9. Go camping. The Fourth of July is also a wonderful time to consider camping, and what better place to celebrate American than in one of its national parks? Many parks offer advance reservations for camping spots, and popular parks can fill up, so make sure to check online before you load up the car and drive.

Meg Favreau is the senior editor for the personal finance blog Wise Bread, which covers rewards credit card mistakes and other personal finance tips.

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9 Cheap Ways to Celebrate July 4th
  • TV. Downgrade to a cheaper package or eliminate cable/satellite altogether and use services like Hulu and Netflix (NFLX).
  • Electronics. Put your electronics on a "smart" power strip to lower electricity costs. Turn off electronics and unplug phone chargers when they're not in use.
  • Lights. Replace your traditional bulbs with CFL or LED bulbs to cut energy costs dramatically.
  • Furniture. Shop second-hand, go to garage sales and comparison-shop online to get the best prices on some great, unusual pieces.
  • Heating and cooling. Get a programmable thermostat to help regulate your home's temperature based on when you're there and when you're away.
  • Appliances. Energy Star appliances may cost more to buy, but they're well worth it when it comes to the long-term savings.
  • Water. Don't waste money on bottled water. Filter your own tap water with a faucet-mounted or pitcher-style filter and take it with you in a reusable water bottle.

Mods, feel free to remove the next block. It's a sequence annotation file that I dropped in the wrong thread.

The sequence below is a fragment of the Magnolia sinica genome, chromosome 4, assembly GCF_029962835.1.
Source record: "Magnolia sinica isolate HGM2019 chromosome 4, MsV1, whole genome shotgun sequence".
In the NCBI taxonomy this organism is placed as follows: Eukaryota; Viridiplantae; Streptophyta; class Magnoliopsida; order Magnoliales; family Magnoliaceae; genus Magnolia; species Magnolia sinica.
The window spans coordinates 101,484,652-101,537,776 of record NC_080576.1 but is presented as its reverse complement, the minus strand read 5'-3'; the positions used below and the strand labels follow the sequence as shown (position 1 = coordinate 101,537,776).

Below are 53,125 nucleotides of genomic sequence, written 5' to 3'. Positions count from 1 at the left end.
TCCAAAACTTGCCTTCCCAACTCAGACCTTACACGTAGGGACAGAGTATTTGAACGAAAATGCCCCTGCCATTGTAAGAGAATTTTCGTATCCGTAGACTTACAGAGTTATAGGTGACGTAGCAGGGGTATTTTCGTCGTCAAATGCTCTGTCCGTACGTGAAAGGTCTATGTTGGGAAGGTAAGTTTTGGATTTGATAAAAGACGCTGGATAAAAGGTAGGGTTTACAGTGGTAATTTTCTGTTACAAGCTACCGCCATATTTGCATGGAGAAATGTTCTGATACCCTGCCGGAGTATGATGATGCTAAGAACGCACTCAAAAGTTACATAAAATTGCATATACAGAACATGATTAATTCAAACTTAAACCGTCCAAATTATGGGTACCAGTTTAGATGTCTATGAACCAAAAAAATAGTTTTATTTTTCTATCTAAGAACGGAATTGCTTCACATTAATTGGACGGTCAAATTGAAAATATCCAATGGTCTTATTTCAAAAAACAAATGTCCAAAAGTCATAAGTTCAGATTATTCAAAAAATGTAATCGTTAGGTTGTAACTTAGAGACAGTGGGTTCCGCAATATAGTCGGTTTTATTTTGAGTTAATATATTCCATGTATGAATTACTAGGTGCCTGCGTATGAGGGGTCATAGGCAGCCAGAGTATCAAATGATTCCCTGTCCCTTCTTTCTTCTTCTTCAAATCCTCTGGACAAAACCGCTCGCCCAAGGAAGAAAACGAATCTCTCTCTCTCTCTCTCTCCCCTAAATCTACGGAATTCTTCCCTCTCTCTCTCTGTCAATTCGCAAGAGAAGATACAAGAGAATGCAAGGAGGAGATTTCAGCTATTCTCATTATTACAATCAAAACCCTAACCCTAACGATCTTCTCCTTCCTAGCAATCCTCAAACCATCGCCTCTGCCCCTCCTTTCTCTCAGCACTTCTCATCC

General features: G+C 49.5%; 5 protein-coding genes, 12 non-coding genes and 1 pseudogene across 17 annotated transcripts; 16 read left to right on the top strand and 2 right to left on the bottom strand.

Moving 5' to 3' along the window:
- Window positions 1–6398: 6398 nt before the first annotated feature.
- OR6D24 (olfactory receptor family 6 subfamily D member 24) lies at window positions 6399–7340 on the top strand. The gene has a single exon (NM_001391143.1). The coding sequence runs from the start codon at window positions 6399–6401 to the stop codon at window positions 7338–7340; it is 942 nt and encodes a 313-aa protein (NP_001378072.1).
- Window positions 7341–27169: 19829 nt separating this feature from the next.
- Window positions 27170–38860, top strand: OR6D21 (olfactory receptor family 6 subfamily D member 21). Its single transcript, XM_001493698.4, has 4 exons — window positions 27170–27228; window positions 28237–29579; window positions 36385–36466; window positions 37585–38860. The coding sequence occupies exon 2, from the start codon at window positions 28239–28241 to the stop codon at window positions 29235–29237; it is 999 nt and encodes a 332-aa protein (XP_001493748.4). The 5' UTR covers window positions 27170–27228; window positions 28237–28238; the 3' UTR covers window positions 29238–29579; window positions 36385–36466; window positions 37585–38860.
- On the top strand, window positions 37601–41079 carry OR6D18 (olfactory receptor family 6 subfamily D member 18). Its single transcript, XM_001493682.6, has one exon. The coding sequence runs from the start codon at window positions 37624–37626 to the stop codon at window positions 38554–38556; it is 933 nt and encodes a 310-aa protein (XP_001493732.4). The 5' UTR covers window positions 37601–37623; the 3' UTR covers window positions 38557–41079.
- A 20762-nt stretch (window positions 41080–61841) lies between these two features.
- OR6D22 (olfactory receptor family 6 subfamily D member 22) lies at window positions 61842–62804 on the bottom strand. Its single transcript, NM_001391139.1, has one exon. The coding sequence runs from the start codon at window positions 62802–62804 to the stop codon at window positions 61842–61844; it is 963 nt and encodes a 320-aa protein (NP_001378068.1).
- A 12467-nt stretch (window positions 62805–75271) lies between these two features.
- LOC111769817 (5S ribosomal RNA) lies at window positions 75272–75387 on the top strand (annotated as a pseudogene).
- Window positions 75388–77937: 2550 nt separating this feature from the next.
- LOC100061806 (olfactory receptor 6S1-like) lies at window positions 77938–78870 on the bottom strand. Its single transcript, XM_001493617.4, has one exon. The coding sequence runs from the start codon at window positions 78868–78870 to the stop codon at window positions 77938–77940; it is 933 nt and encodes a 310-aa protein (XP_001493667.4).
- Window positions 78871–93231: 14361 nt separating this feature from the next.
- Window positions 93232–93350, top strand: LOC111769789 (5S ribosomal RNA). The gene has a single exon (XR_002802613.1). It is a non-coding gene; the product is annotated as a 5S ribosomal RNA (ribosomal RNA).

• Dishes. Only run the dishwasher when it's full, and let the dishes air-dry.
  • Cleaning. Use reusable sponges and dish cloths rather than paper towels. Make your own cleaning solutions from inexpensive household ingredients like ammonia, vinegar and baking soda.
  • Shower. Use a low-flow shower head and limit your shower time. (Sorry, long, hot showers are a no-no.)
  • Sink. Turn off the water when you're brushing teeth or shaving.
  • Toilet. Invest in a dual-flush toilet, which has separate buttons allowing you to flush with a small amount of water or a large amount, depending on the job at hand.
  • Lights. Put lights on a dimmer to use less energy late at night and early in the morning, when bright light is not necessary.
  • Heating. Bundle up in cold months with multiple covers and quilts, and turn the heat down when you're sleeping.
  • Closet. Clean out your closet and sell any unwanted or rarely used clothes and accessories.
  • Use it more. Instead of eating out, cook more dinners at home, and have friends over for a potlucks instead of going out to pricey restaurants.
  • Phone. Get rid of your landline if you rarely use it. There's no point in having one if you're on your cell all the time anyway.
  • Internet. Get internet service from your phone or TV provider and bundle your services for savings.
  • Work out. Create a home gym and cancel your pricey gym membership.
  • Store food in bulk. Get a standalone freezer and create a pantry area with shelving units to store products purchased in bulk or on sale.
  • Laundry. Use cold water, only run full loads, air-dry items, and regularly clean lint traps to keep your machines running efficiently.
  • Hot water tank. Insulate your hot water tank and set it at a lower temperature.
  • Furnace. Change the furnace filter regularly and have your air ducts professionally cleaned every three to five years.
  • Extra space. Rent out unused space, whether it's a storage space, a bedroom to a student, or creating an entire apartment.
  • Insulation. Keep heat from escaping and lower your energy bills by insulating your attic.
  • Odds and ends. Storing a ton of stuff up there? Hold a garage sale and sell what you're not using.